which is a lot nicer than what I had.

Edit: because catching an error is expensive, the last four lines would probably be better as an if-else:

if step in command[typ].keyValues():
    return command[typ][step](...)
    return default_command[typ](...)
  • 1
    Nice extension of my proposal, which itself was inspired from your initial refactoring. A perfect example of team dynamics ;-)
    – Christophe
    Commented Jul 8, 2018 at 8:41

You can call your typ functions in between your common steps if you pass the function as a parameter, then call it during your keystep.

# defining some dummy functions as the common code
def f1(*args):

def f2(*args):

def f3(*args):

# defining some functions for a specific 'typ'
def integer(*args):

def complex(*args):

# a dictionary that 1-indexes the common code
common_code = {
    1 : f1,
    2 : f2,
    3 : f3,
    # some lambdas in case your common code is simple or short
    4 : (lambda *args: args),
    5 : (lambda *args: args),

# the main function that lets us call a function for a chosen keystep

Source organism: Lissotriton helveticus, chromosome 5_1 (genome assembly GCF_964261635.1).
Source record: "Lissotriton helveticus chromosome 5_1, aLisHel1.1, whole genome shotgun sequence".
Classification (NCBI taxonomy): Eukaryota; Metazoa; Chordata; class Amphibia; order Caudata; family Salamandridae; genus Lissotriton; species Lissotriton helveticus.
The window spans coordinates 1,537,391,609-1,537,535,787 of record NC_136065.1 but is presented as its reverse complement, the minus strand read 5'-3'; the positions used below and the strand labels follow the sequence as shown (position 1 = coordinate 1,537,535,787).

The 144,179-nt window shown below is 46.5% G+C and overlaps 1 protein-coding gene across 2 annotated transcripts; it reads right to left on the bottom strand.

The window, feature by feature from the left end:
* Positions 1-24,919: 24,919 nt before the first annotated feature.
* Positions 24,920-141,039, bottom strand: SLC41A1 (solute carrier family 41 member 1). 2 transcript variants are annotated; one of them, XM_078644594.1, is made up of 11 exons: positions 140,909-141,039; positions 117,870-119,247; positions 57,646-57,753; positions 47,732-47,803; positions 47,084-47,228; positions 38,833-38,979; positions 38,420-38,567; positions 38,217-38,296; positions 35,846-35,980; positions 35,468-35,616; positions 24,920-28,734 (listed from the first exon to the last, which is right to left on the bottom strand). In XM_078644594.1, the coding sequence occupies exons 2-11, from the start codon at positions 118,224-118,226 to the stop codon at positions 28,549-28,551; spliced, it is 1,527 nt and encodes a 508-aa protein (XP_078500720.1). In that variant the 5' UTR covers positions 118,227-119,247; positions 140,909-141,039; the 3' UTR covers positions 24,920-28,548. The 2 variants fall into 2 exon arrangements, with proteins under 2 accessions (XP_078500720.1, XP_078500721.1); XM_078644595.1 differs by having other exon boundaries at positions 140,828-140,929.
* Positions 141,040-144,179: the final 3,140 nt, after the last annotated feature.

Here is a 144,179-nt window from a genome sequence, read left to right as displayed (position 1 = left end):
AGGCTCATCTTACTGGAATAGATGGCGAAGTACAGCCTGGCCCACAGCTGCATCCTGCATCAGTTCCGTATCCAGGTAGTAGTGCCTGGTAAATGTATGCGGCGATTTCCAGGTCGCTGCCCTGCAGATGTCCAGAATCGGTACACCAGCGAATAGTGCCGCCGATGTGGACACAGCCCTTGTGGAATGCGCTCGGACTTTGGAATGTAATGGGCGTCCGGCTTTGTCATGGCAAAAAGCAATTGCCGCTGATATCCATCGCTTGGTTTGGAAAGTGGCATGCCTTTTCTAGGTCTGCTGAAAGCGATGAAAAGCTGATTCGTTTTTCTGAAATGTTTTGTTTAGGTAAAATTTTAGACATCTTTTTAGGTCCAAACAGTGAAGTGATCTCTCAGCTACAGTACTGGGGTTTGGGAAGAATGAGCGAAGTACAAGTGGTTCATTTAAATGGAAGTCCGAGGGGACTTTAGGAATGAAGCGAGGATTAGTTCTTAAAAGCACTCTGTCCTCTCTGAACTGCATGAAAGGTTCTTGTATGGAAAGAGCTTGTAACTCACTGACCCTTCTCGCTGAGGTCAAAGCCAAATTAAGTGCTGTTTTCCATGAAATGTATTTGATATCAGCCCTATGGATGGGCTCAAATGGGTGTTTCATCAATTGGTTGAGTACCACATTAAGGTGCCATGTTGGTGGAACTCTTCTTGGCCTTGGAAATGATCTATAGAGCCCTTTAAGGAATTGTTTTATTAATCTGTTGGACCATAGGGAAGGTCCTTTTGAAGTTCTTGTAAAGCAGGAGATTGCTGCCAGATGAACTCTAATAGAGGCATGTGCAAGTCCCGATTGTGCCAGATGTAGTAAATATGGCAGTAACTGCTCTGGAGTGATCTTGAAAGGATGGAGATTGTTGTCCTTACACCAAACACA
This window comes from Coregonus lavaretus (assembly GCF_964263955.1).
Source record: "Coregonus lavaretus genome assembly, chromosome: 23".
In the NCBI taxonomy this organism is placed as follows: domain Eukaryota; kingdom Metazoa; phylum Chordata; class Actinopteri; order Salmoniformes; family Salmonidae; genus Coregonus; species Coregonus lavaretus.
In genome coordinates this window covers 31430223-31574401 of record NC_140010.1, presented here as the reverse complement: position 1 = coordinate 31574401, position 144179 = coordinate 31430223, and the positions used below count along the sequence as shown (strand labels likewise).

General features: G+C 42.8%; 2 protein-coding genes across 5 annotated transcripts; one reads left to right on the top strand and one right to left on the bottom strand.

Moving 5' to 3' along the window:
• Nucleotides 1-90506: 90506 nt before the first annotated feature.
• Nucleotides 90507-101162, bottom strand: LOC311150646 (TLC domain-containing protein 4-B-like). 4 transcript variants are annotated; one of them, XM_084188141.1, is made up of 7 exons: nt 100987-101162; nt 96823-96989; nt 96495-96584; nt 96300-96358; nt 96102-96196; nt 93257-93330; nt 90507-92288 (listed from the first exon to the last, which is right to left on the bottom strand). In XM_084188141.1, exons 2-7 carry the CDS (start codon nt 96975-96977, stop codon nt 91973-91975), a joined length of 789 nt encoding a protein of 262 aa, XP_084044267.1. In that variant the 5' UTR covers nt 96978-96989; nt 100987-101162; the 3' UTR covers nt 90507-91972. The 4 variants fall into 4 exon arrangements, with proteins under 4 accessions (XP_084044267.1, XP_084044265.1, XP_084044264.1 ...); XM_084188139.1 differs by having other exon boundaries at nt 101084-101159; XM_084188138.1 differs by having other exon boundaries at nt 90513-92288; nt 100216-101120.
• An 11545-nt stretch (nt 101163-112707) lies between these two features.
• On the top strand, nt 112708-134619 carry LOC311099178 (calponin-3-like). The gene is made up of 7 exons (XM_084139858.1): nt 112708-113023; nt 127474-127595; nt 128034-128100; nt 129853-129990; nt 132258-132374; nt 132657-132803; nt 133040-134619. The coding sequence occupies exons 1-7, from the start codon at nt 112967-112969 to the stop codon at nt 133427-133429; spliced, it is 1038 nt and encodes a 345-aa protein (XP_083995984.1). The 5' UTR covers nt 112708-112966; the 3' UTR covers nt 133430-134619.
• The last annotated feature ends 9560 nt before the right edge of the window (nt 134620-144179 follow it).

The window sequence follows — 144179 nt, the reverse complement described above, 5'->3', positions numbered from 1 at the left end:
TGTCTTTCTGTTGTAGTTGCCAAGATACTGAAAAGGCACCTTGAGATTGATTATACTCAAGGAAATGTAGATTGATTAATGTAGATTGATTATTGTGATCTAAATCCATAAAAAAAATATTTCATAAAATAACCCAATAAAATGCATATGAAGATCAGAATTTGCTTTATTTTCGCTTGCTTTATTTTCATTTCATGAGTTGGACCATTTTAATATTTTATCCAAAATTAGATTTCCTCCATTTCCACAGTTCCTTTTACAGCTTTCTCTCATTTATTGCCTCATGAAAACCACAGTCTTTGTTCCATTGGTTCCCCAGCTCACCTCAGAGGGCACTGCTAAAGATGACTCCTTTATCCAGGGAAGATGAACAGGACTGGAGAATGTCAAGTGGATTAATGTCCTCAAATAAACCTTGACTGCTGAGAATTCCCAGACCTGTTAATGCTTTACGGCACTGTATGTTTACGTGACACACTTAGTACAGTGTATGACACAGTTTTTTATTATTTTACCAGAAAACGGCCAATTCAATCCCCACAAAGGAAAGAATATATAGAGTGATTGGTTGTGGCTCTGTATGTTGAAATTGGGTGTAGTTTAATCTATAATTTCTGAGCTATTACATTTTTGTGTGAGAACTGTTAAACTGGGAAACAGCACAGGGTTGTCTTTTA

def calc_switch(step, calc_typ, *args):
    last = len(common_code)
    # perform the common steps from 1 until the chosen step
    # this for loop will not execute code if the user chooses 1
    for i in range(1, step):

    # the call to our step-dependent function

    # Continue calculating common code
    # if you want to exclude the step chosen by the user, then 
    # set the first argument of range to step+1
    for i in range(step, last + 1):

# some example calls, where the first argument is the key-step
calc_switch(2, complex)
calc_switch(4, integer)

Now you only have to define your key step functions once, and your common behavior once. Additional modification to the common code will be done in the common code dictionary.

Furthermore if you wanted to isolate to the call for a 'typ' you could use partial functions. For example:

from functools import partial

do_integer = partial(calc_switch, 2, complex)
do_complex = partial(calc_switch, 4, integer)

Now you will have a complete do_integer function that performs all common tasks, does the calculation for the typ 'integer' at the defined key-step, performs any common functions after that keystep, and takes any arguments and and passes it to the base function (via the *args parameter).

I hope this helps! The code is in Python 2.7, but the dictionary stuff and the partial application stuff is all in Python 3.

  • Interesting answer, thank you! (You may wish to change the variable name "max", as that's a built-in.)
    – auden
    Commented Jul 8, 2018 at 2:32
  • Thanks you! I changed the variable max like you suggested. Commented Jul 8, 2018 at 2:56